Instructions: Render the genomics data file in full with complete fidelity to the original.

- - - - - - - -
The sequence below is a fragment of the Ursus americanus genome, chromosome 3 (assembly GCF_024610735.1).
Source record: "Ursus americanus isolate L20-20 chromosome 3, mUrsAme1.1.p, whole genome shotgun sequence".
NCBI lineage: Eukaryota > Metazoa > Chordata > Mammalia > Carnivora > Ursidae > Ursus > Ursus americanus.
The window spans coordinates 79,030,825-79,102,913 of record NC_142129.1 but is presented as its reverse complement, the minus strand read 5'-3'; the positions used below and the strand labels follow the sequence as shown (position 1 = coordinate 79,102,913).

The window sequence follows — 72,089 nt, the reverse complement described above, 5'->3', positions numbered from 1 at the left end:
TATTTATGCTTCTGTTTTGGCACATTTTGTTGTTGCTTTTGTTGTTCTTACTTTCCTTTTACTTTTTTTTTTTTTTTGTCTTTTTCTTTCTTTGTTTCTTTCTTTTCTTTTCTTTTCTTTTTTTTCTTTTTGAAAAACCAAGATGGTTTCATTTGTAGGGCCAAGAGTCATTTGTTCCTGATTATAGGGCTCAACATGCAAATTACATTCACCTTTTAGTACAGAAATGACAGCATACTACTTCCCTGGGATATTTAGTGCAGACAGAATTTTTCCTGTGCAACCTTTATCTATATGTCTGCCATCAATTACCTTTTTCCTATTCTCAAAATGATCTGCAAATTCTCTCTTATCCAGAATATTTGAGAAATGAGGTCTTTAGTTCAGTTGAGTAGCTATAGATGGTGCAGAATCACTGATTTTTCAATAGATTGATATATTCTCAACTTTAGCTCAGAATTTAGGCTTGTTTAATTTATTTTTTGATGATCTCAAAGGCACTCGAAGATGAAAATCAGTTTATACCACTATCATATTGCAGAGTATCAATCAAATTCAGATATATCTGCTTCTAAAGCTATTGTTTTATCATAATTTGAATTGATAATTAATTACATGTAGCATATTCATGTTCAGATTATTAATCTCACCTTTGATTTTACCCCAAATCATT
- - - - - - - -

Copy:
The sequence below is a fragment of the Ursus americanus genome, chromosome 3 (assembly GCF_024610735.1).
Source record: "Ursus americanus isolate L20-20 chromosome 3, mUrsAme1.1.p, whole genome shotgun sequence".
NCBI lineage: Eukaryota > Metazoa > Chordata > Mammalia > Carnivora > Ursidae > Ursus > Ursus americanus.
The window spans coordinates 79,030,825-79,102,913 of record NC_142129.1 but is presented as its reverse complement, the minus strand read 5'-3'; the positions used below and the strand labels follow the sequence as shown (position 1 = coordinate 79,102,913).

The window sequence follows — 72,089 nt, the reverse complement described above, 5'->3', positions numbered from 1 at the left end:
TATTTATGCTTCTGTTTTGGCACATTTTGTTGTTGCTTTTGTTGTTCTTACTTTCCTTTTACTTTTTTTTTTTTTTTGTCTTTTTCTTTCTTTGTTTCTTTCTTTTCTTTTCTTTTCTTTTTTTTCTTTTTGAAAAACCAAGATGGTTTCATTTGTAGGGCCAAGAGTCATTTGTTCCTGATTATAGGGCTCAACATGCAAATTACATTCACCTTTTAGTACAGAAATGACAGCATACTACTTCCCTGGGATATTTAGTGCAGACAGAATTTTTCCTGTGCAACCTTTATCTATATGTCTGCCATCAATTACCTTTTTCCTATTCTCAAAATGATCTGCAAATTCTCTCTTATCCAGAATATTTGAGAAATGAGGTCTTTAGTTCAGTTGAGTAGCTATAGATGGTGCAGAATCACTGATTTTTCAATAGATTGATATATTCTCAACTTTAGCTCAGAATTTAGGCTTGTTTAATTTATTTTTTGATGATCTCAAAGGCACTCGAAGATGAAAATCAGTTTATACCACTATCATATTGCAGAGTATCAATCAAATTCAGATATATCTGCTTCTAAAGCTATTGTTTTATCATAATTTGAATTGATAATTAATTACATGTAGCATATTCATGTTCAGATTATTAATCTCACCTTTGATTTTACCCCAAATCATT